https://www.healthrising.org/blog/2...-explored-open-medicine-foundation-symposium/

    You suggest Davis injected the cells with ATP but I got the sense he was testing Naviaux's theory, and bathing them in it. Is there any clarity on this?

    You can also see the result in the blue line in this chart, which Davis presented at the recent Stanford symposium:

    Screen Shot 2017-10-30 at 11.27.01 PM.png

    The terminology 'exposed to' to my mind suggests eATP not intracellular ATP. But I will happily be wrong because I'd really rather the theory held together. eATP as friend not foe would certainly be a curve ball.

    Of course we don't know much about what the impedance is measuring nor whether in vitro and in vivo results are comparable so it need not be the end of the purinergic signalling theory. Especially because suramin reduces the impedance difference between the cells of healthy controls and sufferers, Ron claims.

    I can't wait to see the next parts of your analysis and if you find an endothelial link I'd be keen to learn more about it. My quick search of pubmed for "cd39 + endothelial" certainly threw up a few interesting results.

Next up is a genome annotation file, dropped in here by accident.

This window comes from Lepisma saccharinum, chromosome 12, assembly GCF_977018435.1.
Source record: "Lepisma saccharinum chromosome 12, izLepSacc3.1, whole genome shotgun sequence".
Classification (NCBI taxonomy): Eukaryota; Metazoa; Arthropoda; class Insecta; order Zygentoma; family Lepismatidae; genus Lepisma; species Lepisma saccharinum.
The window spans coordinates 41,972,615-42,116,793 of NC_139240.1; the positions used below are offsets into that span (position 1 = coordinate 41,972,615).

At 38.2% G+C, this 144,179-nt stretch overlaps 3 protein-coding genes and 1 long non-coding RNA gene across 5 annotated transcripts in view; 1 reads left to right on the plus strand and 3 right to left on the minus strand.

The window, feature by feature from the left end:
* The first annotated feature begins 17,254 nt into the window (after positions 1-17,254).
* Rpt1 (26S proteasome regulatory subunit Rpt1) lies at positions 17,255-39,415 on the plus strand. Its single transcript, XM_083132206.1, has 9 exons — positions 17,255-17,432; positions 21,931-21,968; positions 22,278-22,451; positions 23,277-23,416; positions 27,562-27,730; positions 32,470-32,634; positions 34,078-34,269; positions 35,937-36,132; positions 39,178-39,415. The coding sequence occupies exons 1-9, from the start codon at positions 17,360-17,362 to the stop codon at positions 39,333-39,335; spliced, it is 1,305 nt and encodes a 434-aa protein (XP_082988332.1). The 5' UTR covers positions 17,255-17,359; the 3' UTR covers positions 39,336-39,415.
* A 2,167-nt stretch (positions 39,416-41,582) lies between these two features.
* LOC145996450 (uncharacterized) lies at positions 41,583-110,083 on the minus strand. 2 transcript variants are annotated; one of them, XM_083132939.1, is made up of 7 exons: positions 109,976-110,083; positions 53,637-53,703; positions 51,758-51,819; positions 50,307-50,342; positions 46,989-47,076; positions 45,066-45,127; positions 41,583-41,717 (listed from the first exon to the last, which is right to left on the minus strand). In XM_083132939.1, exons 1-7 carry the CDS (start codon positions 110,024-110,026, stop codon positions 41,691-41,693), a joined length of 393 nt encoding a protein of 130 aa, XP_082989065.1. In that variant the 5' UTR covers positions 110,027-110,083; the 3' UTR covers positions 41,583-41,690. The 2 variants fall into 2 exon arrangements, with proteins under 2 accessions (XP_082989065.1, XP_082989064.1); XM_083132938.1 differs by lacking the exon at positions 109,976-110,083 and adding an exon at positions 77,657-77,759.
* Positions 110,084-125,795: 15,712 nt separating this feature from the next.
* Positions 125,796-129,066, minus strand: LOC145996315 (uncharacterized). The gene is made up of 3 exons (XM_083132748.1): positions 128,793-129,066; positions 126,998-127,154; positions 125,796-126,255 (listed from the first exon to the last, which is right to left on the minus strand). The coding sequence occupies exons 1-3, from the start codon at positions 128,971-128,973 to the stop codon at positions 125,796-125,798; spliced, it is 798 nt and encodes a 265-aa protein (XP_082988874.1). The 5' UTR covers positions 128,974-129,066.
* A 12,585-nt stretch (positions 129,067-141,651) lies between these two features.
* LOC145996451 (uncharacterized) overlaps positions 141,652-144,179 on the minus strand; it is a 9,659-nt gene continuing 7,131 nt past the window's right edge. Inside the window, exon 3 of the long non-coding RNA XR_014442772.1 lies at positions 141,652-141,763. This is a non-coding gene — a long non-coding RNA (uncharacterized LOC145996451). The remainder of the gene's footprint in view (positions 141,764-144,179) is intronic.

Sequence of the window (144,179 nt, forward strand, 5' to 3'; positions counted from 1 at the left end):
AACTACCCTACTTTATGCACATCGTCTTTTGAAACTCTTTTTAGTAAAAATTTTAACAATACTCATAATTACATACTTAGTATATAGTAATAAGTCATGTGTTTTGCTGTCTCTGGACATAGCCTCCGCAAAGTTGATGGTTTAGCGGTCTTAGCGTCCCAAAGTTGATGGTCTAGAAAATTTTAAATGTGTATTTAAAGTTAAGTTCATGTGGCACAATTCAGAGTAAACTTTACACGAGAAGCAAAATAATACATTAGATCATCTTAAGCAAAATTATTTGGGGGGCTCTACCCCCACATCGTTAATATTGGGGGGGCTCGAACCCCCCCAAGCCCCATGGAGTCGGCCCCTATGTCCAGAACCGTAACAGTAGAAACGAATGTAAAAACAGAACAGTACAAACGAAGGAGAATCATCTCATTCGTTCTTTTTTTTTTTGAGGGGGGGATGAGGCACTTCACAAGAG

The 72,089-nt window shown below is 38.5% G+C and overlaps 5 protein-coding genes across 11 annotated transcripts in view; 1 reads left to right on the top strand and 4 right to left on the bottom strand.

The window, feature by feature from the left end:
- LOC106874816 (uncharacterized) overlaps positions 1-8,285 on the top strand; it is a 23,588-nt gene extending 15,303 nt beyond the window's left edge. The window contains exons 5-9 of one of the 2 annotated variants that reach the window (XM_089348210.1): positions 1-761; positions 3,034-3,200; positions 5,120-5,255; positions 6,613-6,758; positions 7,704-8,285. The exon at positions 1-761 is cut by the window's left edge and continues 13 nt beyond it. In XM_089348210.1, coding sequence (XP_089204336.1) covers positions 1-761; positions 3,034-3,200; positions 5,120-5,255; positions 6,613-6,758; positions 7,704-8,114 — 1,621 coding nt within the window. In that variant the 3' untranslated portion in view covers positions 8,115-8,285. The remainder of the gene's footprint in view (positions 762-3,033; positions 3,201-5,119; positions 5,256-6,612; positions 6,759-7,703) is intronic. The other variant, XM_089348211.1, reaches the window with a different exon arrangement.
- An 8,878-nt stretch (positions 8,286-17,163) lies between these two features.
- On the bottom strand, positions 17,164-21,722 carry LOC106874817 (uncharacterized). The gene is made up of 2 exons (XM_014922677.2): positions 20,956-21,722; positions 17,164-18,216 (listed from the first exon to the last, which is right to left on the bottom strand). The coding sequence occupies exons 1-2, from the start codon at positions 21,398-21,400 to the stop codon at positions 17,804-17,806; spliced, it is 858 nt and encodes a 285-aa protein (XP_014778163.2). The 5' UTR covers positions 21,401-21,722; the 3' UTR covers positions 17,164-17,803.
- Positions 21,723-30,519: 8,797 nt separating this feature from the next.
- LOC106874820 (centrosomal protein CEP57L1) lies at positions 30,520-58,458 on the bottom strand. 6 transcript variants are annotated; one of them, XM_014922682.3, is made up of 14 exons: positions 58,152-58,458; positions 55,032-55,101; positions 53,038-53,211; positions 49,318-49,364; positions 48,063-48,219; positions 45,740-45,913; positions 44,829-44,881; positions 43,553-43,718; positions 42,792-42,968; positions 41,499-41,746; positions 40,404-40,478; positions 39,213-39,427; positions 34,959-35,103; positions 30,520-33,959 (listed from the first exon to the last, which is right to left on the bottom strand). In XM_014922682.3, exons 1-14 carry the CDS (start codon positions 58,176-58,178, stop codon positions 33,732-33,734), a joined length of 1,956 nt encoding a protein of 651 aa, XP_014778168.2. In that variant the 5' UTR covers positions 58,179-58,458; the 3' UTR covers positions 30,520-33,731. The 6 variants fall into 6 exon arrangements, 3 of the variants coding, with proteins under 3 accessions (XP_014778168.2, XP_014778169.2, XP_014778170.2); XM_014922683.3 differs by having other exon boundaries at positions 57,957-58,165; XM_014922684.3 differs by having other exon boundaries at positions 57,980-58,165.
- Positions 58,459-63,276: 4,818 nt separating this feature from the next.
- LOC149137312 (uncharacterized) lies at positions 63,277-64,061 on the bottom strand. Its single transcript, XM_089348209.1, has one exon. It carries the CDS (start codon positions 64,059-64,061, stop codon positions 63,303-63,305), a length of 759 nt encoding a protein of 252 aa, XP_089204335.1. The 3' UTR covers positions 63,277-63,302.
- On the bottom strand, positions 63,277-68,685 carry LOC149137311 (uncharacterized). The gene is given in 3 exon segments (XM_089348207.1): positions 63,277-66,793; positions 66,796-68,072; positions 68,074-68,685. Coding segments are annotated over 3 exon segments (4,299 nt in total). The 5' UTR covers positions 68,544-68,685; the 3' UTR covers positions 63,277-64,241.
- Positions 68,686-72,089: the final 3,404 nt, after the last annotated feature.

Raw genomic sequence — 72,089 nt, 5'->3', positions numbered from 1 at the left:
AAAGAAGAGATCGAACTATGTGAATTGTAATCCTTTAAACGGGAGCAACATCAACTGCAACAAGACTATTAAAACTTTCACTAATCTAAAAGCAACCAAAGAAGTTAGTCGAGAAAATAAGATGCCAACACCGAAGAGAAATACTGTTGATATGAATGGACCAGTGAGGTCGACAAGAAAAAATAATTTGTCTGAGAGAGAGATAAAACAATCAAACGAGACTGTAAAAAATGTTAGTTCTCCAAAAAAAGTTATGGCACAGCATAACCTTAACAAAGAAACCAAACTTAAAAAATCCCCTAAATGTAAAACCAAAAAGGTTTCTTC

Last edited: Oct 30, 2017
  12. Sidereal

    Sidereal Senior Member

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    Thank you for this incredibly well-written and useful piece. Looking forward to future chapters.
     
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  13. necessary8

    necessary8

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    Glad you guys like it : ) Thanks for all the kind words.

    I wish. The writing and revision portion itself was a week of putting all my energy into this.

    Okay, imagine a tissue, with a bunch of cells next to each other, and with capilaries connecting them to the bloodstream. When a cell releases a substance, and that substance acts on the cell itself, this is called autocrine signaling. When the substance acts on nearby cells in the tissue, this is called paracrine signaling. When the substance enters the bloodstream, travels a large distance in the body, and then acts on a completely different set of cells in different tissues, this is called endocrine signaling.
    eATP has been shown to exhibit autocrine and paracrine signaling, but not endocrine. So serum levels of it might be quite useless.